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Old 03-19-2013, 09:43 AM   #213
HardWorkingDog OP
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Joined: Aug 2009
Location: Walnut Crick, Cal.
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Day 34, 2/2/13
Bahia Concepcion to Rancho Piedra Blanca

That evening we sat on the sand as the sun went down and were treated to an LED light show...the snowbirds along our
stretch of the Bahia enjoyed creating light sculptures with twinkle lights strung along the fronts of their camps.

We fell asleep to the gentle sound of the Sea of Cortez lapping near our feet.

That morning I woke with the dawn, my tent glowing orange. Almost every day in Baja begins with a
great sunrise, but I think this was the queen of all sunrises, at least for our trip.

Just spectacular.

Today's goal was to get some miles in--we wanted to get back to our friends at Surf Camp and spend
a few more days with them before our trip ended--and we still had a long way to go. The destination I'd
planned was Rancho Piedra Blanca, another place I'd read about here and at bajabound.

We weren't expecting to really find anything there; at this point of our journey we'd found that the best
places were found, not planned and so as we rolled out of Bahia Concepcion we knew that we had
a few options if Piedra Blanca didn't pan out.

We followed Mex 1 north through Mulege--that name is just plain fun to say: Moo La HEY--and along
the coast to Santa Rosalia where it turns west towards San Ignacio. The road is very enjoyable as it
sweeps past the volcanoes and up and over the backbone of the peninsula.

We pulled into San Ignacio, filled up at the Pemex and once again stocked up at the tienda there.
It was Saturday afternoon and the market was the place to be, full of people, busy in a good way.

We slogged on northwest along 1, painfully aware of the saddle as the road became straighter,
bulling its way through the central plain and eventually we found ourselves in Vizcaino where we
filled up our tanks again. We'd made good uneventful progress, now we could indulge ourselves.

Just beyond Vizcaino a dirt road angles off of Mex 1 towards Punta San Francisquito and
Bahia de Los Angeles, we were ready to get off the asphalt and ride some good ol' dirt.

A fun ride, not too difficult to navigate although there were several intersections and mazes. We'd
become used to finding branching roads that eventually all come back together, usually the branch
has been created to get around some obstacle or another. A good mix of sand, rocks, washboard and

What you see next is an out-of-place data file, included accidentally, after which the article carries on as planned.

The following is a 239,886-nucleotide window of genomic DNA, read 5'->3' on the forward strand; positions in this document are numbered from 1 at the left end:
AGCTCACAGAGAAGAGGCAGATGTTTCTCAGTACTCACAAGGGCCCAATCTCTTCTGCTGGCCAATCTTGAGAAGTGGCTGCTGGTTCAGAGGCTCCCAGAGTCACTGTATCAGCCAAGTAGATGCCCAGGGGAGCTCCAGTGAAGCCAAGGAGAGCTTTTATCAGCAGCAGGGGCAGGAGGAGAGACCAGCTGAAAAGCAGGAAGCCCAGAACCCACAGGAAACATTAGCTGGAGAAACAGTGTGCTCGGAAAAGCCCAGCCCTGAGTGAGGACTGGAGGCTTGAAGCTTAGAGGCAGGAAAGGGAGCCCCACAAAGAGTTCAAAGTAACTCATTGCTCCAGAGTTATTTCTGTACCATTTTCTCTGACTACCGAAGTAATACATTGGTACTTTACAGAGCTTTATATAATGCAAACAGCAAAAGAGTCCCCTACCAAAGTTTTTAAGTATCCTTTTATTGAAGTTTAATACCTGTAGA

dust. We were having a great time.

When planning this trip I'd spent a fair amount of time trying to locate the Rancho. It wasn't easy, as the
people who I found who'd been there hadn't marked its location carefully, so I'd placed a waypoint as
a guess based on things like "yeah, it's about where that creek on the map crosses the road, right where
it reads '21.2'..." We were about a 1/2 mile from my waypoint when we see a weatherbeaten sign for
Rancho Piedra Blanca, round a small spur and there it is.

We ride up amongst people on horseback, small girls hiding behind fenceposts, dogs running and
barking------not sure if this is the right place. Is this Rancho Piedra Blanca? Can we camp here?

Si, Si!!

It is one of the best memories of the trip. And one of the reasons I wish I could have spoken better
Spanish. As near as I can tell it is a family-run ranch, with cattle, horses, herding dogs, the works.
They've built a few casitas on the upper edge of their homestead along with a very nice bathhouse
and separate toilet building. There's a big palapa with chairs and a table, a barbecue, places to camp
and a HUGE dining room.

The owners are very friendly, curious and it would have been so much more enjoyable to be able
to converse with them, but all we could do is stumble along in our poor Spanish, use some sign language,
and lots of laughter.

They prepared us a delicious meal of carne asada burritos, and when we'd plowed through one plate
fixed another until we were stuffed.

There were some good-looking rock formations nearby so my son took his bouldering shoes and went
off in search of some climbing

while I sat in the lawn chair

and watched a young man practice his roping skills on a calf, helped by a dog or two.

One of the men had made sure to light the water heater as soon as we arrived and we took advantage,
I think we turned it into a sauna, but we simply couldn't help it.

The perfect Baja day.

"Coffee first..."

Next Trip: Divide & Conquer...

"it's a dog's life.............and I love it"

HardWorkingDog screwed with this post 03-19-2013 at 12:02 PM Reason: andandandand
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